The smart contract app I am writing follows what I consider good practice - it is decoupled so that a controller contract calls a logic contract which calls a storage contract. So Contract A calls Contract B calls Contract C.

However, I'm wondering if, because of security, such decoupling is a good idea for smart contracts. That's because I need the onlyOwner modifier to tie down who calls my functions (as describe here: https://github.com/ethereum/wiki/wiki/Solidity-Features). To my mind, it would be great if I could do something like this:

import "Owned.sol";

contract A is Owned {

   B private b;

   function A(address B) {
       b = B(b);

   function myInterface() public onlyOwner {
       a.doStuff({from: msg.sender});

contract B is Owned {

   C private c;

   function B(address c) {
       c = C(c);

   function doStuff() public onlyOwner {
       c.store(42,{from: msg.sender});

contract C is Owned {

   int private theAnswer;

   function store(int value) public onlyOwner {
       theAnswer = value

However, I believe I can't send msg.sender that way. Hence, would I be better bundling Contract A, Contract B and Contract C into a single monolithic contract where msg.sender is valid?

  • 1
    Why don't you just make A the owner of B, and B the owner of C? Commented Oct 25, 2016 at 19:32
  • @TjadenHess. I was about to write: "yeah, but how?" But actually, I can pass the address of A to B and B to C in the constructor and assign the owner that way. Doh! Er, yeah - you're right. Sometimes these things just need airing to be solved ;) Thanks!
    – glowkeeper
    Commented Oct 25, 2016 at 19:48
  • 1
    Actually, what I would do is create B in the constructor of A instead of passing in the address, then use msg.sender within the constructor of B to set the owner. Then do the same, creating C from within the constructor of B Commented Oct 25, 2016 at 19:50
  • 1
    @TjadenHess - nice - is that because then B properly owns its instance of C (for example), rather than owning an already deployed C (which might have its ownership changed meanwhile)?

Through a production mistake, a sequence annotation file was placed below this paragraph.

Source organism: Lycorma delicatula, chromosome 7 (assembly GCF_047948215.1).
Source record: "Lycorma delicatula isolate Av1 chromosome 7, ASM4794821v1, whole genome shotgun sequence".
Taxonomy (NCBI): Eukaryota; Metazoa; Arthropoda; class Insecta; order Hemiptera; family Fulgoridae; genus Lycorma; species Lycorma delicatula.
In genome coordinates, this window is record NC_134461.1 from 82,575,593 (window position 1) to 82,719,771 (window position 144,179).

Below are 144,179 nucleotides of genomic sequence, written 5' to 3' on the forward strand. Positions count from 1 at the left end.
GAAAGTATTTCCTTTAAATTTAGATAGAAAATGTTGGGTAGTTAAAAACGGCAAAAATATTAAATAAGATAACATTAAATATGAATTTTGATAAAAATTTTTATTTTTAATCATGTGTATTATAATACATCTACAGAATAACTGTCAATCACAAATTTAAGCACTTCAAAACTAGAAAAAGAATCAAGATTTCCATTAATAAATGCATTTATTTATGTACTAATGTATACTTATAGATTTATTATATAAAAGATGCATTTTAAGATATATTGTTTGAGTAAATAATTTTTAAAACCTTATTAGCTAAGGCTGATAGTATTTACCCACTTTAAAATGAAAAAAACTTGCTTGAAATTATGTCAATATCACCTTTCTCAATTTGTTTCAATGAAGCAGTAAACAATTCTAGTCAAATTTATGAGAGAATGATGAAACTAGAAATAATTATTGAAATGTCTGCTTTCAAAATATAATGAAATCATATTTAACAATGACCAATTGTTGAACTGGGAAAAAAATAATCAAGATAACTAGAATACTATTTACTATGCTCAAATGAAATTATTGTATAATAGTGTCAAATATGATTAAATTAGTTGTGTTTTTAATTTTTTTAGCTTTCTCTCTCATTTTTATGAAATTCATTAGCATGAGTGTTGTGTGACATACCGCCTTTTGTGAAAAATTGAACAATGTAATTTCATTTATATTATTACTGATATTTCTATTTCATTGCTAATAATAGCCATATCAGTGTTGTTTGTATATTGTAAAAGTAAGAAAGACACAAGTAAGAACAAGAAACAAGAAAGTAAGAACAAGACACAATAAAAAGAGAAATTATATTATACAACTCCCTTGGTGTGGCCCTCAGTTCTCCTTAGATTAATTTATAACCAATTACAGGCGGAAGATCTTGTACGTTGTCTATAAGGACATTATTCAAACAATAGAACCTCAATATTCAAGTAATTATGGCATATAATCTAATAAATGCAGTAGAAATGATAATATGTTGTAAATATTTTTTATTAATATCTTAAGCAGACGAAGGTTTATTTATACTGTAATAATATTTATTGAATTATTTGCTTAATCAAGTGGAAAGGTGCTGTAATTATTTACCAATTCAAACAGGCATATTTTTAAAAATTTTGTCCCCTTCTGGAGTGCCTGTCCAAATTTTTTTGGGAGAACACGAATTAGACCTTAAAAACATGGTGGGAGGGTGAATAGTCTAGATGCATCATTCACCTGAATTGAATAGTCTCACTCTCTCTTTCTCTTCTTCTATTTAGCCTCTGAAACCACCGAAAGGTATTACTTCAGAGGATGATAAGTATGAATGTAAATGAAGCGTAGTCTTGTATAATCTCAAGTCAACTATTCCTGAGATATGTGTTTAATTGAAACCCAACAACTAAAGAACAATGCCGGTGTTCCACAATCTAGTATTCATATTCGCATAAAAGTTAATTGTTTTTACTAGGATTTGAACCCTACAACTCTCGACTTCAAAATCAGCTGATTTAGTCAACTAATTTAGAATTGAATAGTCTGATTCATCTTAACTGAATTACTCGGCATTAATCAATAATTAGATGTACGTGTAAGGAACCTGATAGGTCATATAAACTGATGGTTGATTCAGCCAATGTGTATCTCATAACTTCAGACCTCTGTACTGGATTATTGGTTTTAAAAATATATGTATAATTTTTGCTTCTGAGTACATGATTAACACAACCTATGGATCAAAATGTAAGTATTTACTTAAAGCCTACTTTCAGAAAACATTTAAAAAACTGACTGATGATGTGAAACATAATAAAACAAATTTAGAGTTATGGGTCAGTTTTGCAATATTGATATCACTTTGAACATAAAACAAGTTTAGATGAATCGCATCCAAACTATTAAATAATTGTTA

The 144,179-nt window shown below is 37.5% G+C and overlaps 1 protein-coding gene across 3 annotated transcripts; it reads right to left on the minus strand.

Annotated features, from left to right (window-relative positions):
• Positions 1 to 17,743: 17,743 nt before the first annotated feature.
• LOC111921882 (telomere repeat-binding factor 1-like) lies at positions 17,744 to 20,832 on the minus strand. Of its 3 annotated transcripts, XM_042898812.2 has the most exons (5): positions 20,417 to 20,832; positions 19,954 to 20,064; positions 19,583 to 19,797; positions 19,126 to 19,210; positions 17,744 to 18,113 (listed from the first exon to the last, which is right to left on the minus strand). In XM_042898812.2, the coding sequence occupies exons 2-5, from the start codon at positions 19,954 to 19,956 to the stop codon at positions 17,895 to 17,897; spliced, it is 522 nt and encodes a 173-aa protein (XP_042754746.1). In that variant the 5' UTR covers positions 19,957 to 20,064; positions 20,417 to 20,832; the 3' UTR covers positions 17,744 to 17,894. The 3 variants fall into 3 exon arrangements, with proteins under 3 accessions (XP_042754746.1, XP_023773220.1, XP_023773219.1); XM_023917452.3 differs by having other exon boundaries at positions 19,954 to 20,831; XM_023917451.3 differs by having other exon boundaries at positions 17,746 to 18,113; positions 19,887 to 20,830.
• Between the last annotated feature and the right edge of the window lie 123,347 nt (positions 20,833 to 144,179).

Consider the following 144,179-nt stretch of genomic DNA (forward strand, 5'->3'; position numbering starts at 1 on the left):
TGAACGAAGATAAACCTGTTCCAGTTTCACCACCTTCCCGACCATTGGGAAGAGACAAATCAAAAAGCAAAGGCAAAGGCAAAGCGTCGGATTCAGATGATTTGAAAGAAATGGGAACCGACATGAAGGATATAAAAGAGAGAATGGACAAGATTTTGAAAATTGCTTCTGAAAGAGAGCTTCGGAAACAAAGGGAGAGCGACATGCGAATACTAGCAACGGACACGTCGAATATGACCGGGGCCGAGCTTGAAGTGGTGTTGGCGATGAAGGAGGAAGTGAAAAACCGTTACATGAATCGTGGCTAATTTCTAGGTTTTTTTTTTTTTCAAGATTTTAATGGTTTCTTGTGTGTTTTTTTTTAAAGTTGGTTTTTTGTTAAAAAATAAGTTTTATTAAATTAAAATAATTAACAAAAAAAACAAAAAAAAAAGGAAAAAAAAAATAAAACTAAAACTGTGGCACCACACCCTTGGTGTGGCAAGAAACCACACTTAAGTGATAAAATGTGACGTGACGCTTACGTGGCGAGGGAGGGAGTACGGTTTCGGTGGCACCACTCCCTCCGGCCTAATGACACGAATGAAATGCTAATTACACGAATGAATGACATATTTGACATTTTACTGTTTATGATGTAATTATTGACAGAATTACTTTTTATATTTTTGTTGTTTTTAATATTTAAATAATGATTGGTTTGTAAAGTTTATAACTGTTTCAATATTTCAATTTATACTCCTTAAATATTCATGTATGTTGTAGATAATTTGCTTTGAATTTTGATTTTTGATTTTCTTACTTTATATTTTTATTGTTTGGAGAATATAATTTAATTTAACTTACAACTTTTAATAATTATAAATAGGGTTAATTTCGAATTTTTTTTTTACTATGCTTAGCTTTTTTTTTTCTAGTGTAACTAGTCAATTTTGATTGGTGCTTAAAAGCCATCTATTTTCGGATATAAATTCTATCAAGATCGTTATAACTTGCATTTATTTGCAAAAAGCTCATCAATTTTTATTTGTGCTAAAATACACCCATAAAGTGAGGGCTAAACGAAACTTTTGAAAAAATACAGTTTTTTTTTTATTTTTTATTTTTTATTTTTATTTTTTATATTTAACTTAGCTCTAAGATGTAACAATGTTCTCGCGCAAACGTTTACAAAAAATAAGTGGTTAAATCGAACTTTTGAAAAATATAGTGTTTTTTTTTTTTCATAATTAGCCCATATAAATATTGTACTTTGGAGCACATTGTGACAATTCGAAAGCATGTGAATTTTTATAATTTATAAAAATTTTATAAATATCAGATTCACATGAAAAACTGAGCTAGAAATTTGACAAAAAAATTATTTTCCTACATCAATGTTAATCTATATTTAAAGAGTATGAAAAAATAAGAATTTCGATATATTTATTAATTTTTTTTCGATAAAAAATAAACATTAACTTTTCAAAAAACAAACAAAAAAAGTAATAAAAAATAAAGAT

– glowkeeper
    Commented Oct 25, 2016 at 19:58
  • 1
    Exactly. In some cases that may not be what you want, but it's generally easier to reason about the contract when it's not interacting with some arbitrary contract Commented Oct 25, 2016 at 19:59

1 Answer 1


In the comments to your original post, you have estabilished that deployment of a large monolithic contract may fail due to the block gas limit being reached. A dapp that can't be deployed can't be better. :)

As to solutions: maybe extend Owned to Authable with:

  • mapping (address => bool) public authorised
  • modifier onlyAuthed {...}
  • function authAdd (address _addr) public onlyOwner {...}
  • function authRem (address _addr) public onlyOwner {...}

... and then use Authed+onlyAuthed instead of Owned+onlyOwner in derived dapps?..

You could then deploy the pieces independently. Once there is a "full chain" that can be linked (such as A->B->C[several], you can call C.authAdd(<address-of-B>) from your owner account.

This is a bit tedious, but relatively easy to automate. In addition to that, you don't have to worry about the order of deployment, or whether some dapps fail to deploy.

The scheme can be modified to suit particular needs.

As an alternative, you could use Zeppelin's Ownable and its transfer() function.

This would work fine if:

  • the "ownership chain" is linear, i.e. no case where a dapp could be called by several others; and
  • retaining original ownership (by the deploying account) is not needed (e.g. for nuking purposes).


Then again, you could move b = B(b) out of the constructor to a separate function (like function createChildren(...) public onlyOwner onlyOnce {...}), and add some way to propagate the request to already-created children (like function nagForGrandChildren(...) public onlyOwner {...}). But the issue remains: if nFGC() hits the block gas limit, the function call will have to be repeated - triggered from the original external owner account of A.

One way or another, you'll need to foresee that some part of your chain will fail to deploy. The choice here is between "something down the line" or "anything in between".

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